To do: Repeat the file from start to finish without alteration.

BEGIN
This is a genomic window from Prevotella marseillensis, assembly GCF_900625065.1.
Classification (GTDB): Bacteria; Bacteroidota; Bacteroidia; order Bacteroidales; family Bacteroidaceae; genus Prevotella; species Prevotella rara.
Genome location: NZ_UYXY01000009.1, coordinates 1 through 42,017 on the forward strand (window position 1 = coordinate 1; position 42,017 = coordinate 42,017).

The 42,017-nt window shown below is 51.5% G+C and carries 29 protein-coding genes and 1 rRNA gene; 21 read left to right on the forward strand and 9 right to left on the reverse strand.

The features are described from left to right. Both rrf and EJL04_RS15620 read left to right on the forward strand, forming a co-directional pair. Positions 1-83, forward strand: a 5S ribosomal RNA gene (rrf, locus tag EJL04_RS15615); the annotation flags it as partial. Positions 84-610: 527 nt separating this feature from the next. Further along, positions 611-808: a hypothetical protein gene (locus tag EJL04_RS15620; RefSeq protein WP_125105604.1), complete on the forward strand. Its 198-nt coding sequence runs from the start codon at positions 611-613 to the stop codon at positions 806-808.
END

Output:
This is a genomic window from Prevotella marseillensis, assembly GCF_900625065.1.
Classification (GTDB): Bacteria; Bacteroidota; Bacteroidia; order Bacteroidales; family Bacteroidaceae; genus Prevotella; species Prevotella rara.
Genome location: NZ_UYXY01000009.1, coordinates 1 through 42,017 on the forward strand (window position 1 = coordinate 1; position 42,017 = coordinate 42,017).

The 42,017-nt window shown below is 51.5% G+C and carries 29 protein-coding genes and 1 rRNA gene; 21 read left to right on the forward strand and 9 right to left on the reverse strand.

The features are described from left to right. Both rrf and EJL04_RS15620 read left to right on the forward strand, forming a co-directional pair. Positions 1-83, forward strand: a 5S ribosomal RNA gene (rrf, locus tag EJL04_RS15615); the annotation flags it as partial. Positions 84-610: 527 nt separating this feature from the next. Further along, positions 611-808: a hypothetical protein gene (locus tag EJL04_RS15620; RefSeq protein WP_125105604.1), complete on the forward strand. Its 198-nt coding sequence runs from the start codon at positions 611-613 to the stop codon at positions 806-808.